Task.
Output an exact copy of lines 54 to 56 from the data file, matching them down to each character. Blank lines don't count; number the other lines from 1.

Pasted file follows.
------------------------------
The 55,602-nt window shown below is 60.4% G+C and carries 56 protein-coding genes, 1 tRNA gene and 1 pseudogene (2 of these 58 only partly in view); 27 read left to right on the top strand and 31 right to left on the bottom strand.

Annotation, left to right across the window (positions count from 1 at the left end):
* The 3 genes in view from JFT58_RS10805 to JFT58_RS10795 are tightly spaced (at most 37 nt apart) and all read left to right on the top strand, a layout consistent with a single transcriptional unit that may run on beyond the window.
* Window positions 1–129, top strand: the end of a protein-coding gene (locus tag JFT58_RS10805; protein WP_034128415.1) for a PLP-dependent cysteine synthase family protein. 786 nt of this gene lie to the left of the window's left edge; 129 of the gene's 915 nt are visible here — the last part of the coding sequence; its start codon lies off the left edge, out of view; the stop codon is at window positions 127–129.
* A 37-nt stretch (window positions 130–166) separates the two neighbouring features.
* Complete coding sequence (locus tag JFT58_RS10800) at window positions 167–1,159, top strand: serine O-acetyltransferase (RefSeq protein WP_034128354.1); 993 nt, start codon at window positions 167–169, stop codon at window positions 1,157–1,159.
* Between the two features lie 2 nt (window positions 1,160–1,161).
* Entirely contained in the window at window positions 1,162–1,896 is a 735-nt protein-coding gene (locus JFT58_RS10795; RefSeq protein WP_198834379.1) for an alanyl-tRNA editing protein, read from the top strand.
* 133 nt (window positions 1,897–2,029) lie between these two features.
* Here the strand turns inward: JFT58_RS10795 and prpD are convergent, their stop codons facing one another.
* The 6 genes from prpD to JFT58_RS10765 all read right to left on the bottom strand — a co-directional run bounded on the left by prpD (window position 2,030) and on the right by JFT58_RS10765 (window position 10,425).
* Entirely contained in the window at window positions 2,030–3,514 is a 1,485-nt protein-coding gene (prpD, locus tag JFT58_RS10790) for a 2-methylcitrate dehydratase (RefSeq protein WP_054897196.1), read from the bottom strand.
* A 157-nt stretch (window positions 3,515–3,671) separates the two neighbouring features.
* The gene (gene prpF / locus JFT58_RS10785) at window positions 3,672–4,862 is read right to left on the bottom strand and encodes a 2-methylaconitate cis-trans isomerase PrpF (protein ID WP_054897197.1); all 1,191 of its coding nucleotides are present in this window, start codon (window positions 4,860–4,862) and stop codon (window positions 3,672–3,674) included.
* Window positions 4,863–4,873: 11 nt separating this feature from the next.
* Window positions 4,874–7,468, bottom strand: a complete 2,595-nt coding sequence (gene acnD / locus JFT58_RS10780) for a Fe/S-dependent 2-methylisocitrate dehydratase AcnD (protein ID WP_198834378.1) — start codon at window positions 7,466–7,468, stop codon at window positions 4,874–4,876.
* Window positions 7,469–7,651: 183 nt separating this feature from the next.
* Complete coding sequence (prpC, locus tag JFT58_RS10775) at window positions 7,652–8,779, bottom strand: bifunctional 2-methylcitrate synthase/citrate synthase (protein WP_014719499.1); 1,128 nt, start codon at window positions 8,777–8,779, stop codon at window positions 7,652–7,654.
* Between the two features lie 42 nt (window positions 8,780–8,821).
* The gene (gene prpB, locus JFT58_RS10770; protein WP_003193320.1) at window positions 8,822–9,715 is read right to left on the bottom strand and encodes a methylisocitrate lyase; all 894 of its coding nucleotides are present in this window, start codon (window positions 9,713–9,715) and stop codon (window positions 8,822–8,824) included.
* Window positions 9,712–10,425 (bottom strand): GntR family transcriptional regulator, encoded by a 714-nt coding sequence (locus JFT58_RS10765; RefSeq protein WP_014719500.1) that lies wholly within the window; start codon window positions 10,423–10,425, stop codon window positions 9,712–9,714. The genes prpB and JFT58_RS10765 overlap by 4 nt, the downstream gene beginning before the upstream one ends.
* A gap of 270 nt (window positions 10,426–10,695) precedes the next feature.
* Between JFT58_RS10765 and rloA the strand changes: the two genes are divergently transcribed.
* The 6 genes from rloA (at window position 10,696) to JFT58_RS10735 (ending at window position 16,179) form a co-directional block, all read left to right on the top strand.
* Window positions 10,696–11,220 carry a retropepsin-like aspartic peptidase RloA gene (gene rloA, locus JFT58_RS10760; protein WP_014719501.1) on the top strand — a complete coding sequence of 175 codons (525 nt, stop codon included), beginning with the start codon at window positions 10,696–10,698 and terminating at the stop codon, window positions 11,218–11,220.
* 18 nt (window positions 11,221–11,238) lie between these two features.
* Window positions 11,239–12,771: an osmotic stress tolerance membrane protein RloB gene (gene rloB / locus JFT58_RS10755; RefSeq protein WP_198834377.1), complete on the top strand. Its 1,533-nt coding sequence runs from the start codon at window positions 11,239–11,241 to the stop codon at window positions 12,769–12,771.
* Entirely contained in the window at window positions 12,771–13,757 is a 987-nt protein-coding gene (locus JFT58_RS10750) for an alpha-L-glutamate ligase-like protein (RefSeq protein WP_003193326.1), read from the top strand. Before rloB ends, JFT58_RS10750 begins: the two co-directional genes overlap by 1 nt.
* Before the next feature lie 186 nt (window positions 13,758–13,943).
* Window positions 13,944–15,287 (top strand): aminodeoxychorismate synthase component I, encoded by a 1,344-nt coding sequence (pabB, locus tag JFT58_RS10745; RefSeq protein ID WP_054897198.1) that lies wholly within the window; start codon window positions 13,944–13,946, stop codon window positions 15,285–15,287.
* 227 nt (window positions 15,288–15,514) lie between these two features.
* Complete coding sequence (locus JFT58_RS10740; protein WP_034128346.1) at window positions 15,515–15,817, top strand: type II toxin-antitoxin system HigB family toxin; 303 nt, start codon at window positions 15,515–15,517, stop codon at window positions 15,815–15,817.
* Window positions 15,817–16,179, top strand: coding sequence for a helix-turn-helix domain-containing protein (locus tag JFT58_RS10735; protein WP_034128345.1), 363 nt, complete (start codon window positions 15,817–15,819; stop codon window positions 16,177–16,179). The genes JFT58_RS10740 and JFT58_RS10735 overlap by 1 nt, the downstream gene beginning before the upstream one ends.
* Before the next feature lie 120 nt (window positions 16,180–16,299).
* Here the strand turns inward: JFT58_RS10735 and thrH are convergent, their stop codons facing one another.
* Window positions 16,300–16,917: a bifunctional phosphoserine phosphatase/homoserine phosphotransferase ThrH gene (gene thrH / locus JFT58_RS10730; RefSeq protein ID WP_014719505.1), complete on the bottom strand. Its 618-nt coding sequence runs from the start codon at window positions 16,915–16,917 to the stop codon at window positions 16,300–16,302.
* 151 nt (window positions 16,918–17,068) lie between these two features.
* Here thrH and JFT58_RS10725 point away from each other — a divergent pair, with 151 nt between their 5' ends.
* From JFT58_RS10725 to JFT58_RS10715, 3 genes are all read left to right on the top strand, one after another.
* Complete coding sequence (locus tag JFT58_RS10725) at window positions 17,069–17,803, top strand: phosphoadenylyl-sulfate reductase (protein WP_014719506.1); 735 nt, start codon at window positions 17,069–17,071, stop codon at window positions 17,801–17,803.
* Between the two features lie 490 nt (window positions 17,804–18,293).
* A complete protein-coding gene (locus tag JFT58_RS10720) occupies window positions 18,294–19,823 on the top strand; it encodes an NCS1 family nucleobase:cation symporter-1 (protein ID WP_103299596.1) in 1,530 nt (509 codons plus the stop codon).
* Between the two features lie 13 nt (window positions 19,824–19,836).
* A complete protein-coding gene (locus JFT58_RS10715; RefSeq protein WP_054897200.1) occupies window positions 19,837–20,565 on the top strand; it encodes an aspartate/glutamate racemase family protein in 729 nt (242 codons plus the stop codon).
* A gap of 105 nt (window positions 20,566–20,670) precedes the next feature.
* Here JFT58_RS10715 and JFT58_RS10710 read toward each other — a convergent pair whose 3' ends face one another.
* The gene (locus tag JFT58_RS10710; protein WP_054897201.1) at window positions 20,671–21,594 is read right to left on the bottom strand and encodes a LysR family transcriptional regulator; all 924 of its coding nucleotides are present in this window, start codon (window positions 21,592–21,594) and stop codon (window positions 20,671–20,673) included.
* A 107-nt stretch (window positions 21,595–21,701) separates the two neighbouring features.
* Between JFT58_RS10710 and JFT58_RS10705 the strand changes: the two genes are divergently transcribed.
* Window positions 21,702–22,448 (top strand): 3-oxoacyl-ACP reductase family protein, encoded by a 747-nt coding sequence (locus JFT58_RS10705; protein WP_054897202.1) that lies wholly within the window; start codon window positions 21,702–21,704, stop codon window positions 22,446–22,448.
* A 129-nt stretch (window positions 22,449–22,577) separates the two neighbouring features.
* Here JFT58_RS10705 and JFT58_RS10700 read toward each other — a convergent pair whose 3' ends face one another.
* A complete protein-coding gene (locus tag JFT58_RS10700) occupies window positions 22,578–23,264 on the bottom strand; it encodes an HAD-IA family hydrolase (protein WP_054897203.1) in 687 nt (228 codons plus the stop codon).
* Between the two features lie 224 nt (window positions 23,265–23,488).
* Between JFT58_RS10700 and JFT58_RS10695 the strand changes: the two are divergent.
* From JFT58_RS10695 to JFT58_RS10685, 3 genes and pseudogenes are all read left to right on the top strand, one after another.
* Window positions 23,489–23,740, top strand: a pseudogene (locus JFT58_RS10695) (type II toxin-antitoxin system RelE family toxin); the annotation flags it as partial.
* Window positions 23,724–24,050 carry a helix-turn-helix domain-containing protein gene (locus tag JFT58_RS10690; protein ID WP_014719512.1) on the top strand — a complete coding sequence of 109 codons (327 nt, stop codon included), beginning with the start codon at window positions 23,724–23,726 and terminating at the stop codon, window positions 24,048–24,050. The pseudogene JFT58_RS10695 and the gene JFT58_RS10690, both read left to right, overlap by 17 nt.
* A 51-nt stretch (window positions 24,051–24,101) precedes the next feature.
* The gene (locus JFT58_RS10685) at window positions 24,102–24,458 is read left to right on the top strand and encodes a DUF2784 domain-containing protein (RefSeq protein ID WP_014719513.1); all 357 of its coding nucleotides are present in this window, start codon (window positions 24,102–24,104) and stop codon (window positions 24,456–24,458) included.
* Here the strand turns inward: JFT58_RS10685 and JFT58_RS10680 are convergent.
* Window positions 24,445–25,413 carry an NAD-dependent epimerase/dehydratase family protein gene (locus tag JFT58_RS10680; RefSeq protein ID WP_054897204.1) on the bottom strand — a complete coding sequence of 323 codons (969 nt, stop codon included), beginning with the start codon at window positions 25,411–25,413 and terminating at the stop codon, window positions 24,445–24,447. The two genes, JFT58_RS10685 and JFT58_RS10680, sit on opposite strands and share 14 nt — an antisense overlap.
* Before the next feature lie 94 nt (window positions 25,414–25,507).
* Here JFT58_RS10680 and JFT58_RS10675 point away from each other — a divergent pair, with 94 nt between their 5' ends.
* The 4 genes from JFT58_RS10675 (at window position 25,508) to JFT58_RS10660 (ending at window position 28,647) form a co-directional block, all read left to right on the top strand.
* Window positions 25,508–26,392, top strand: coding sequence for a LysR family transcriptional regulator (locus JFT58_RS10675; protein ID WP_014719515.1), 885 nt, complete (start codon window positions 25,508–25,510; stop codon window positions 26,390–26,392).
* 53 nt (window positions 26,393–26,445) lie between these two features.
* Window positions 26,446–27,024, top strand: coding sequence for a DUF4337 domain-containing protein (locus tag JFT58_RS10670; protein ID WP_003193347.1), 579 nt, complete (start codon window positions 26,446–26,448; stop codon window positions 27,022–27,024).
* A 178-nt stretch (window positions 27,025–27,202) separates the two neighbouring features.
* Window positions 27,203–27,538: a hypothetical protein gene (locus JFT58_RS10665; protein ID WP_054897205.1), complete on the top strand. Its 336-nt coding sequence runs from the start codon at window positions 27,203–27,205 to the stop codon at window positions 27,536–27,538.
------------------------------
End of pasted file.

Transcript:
* Between the two features lie 224 nt (window positions 23,265–23,488).
* Between JFT58_RS10700 and JFT58_RS10695 the strand changes: the two are divergent.
* From JFT58_RS10695 to JFT58_RS10685, 3 genes and pseudogenes are all read left to right on the top strand, one after another.